The South East Asian country of Shadaloo has been gripped by war for years due to the machinations of the cruel warlord M. Bison, who desires to first conquer this nation over the opposing A.N. (Allied Nations) forces, then turn his attention to the rest of the world. Leading the A.N. charge is Colonel Guile, but he's not alone in wanting Bison's head, as the news reporter Chun Li has her own ulterior motives. Together, these disparate forces fight against Bison, along with reluctantly involved grifters Ken and Ryu. Will they succeed in foiling the power-mad monster's plans, or will M. Bison succeed in toppling.crushing his enemies and conquering the world?...
Street Fighter is another of my all-time favourite movies. It's one of those flicks I can watch again and again, no matter what, and it never fails to entertain.
The first two acts aren't hugely fight-heavy, while the final third is all-action. On paper this sounds like a terrible idea, but I find it really works. There's mostly good pacing with the fight scenes we do get, and there's a feeling of gradual effective building up as the story moves along, carried well by the cast and events and ensuring that the affair never becomes boring even if there's not a punch being thrown every minute. As for the climax itself, it's lots of fun, showing everyone's plans coming together and systematically kicking back at Bison's forces just as he thinks victory is in the grip of his hands.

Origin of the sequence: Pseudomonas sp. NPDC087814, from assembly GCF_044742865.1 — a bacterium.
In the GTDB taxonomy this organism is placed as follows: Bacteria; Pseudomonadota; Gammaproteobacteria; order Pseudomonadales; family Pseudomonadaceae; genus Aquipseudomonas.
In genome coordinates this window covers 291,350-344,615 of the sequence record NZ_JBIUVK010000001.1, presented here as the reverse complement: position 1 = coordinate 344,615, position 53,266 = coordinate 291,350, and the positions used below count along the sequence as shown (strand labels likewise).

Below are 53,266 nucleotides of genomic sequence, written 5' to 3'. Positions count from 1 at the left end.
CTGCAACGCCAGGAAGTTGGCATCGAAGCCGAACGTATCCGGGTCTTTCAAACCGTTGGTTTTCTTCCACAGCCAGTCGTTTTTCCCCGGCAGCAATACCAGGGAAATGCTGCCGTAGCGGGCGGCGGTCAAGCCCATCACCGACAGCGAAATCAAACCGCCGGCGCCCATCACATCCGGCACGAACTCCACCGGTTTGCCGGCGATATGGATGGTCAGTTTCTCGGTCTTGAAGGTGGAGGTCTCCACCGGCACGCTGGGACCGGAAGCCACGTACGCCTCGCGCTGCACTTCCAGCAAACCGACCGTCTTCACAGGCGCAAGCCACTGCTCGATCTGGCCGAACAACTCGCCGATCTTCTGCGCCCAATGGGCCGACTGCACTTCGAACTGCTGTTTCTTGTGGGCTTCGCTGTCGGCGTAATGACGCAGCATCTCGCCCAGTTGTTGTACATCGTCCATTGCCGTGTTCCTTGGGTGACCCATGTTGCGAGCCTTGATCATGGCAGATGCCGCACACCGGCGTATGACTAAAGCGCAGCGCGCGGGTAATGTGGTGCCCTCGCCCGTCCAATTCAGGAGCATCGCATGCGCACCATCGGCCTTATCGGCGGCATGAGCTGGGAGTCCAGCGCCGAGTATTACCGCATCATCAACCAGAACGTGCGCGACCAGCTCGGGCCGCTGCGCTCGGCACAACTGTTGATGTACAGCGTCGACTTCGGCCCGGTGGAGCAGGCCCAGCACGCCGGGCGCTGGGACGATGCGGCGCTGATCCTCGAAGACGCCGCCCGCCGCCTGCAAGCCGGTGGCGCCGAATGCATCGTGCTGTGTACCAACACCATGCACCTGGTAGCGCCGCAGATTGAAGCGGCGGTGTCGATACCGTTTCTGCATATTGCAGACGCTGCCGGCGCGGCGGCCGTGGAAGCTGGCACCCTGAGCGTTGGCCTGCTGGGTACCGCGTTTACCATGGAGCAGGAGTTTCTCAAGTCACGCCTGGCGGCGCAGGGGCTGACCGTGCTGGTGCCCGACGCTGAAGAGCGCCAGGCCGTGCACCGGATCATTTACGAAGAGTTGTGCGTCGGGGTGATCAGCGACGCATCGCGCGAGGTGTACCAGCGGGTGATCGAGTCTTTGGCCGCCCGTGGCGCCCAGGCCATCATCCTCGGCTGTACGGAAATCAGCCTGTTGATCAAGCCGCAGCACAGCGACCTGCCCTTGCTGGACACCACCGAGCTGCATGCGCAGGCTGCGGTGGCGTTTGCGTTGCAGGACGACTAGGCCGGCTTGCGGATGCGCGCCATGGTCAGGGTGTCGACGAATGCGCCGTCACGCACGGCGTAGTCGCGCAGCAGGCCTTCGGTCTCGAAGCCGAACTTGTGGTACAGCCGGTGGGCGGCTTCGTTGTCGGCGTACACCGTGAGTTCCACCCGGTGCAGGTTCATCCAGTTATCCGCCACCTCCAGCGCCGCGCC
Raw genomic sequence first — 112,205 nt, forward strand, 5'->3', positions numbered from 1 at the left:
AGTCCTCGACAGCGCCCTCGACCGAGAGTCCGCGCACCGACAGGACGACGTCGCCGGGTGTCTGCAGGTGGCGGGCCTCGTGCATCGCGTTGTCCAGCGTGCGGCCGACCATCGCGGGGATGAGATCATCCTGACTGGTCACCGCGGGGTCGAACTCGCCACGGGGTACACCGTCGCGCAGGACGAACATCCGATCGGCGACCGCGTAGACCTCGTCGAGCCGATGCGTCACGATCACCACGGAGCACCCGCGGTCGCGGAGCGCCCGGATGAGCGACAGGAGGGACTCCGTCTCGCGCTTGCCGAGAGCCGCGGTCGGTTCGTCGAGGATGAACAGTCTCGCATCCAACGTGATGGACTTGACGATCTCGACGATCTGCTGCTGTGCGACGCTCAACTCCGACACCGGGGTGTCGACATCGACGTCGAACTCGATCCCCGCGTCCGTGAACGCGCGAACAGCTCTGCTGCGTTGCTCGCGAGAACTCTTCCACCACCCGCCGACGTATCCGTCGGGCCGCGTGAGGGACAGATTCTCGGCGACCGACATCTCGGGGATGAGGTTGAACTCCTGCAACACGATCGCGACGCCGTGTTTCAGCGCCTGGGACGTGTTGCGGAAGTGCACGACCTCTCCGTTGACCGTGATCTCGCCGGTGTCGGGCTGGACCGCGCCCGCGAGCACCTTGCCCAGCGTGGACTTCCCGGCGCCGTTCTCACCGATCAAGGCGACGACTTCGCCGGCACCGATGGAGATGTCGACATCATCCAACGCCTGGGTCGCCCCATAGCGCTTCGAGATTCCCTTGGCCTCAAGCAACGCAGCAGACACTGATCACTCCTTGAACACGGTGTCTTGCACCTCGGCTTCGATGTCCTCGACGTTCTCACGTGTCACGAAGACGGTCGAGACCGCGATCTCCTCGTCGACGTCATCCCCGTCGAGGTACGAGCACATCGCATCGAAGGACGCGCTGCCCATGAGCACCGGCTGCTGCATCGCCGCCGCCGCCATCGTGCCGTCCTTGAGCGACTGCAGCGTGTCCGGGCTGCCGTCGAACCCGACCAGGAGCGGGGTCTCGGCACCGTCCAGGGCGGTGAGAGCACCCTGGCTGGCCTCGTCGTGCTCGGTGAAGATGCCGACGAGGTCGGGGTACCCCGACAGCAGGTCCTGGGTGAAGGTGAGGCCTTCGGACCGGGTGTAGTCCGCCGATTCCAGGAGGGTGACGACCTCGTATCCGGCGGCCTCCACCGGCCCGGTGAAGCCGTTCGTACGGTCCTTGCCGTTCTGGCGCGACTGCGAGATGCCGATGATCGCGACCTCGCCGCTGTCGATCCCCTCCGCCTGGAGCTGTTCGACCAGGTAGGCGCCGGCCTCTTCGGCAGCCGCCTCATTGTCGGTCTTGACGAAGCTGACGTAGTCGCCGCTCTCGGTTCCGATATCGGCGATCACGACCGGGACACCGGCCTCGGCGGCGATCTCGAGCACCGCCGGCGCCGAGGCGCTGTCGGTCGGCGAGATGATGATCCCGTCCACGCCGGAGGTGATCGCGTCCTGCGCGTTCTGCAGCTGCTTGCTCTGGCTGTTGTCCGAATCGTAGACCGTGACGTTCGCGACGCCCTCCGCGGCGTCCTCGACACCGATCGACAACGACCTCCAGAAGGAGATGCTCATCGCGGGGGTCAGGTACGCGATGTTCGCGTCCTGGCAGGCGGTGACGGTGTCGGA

The problem with tournament fighter games that attempt stories is usually the same-It can be tough building a sweeping and epic story around a simple fighting tournament, as you have to have all the action revolve around this one location at a certain specific time. That's why I feel Street Fighter did a good thing by not including a tournament and limiting itself by that, as it gave the film the opportunity to tell its story in a better, broader way without being constrained.
The choreography on display in Street Fighter is very good. There are impressive fight scenes and other such acrobatics, and everyone impresses. No actor looks like they could've used more time in the training room. Even Raul Julia is convincingly able to get into the action, despite setbacks I'll get into later/health setbacks. That's acting for you. The guy probably rarely threw a punch in his life, but you totally/100% believe he could snap someone's neck in a single move in this film!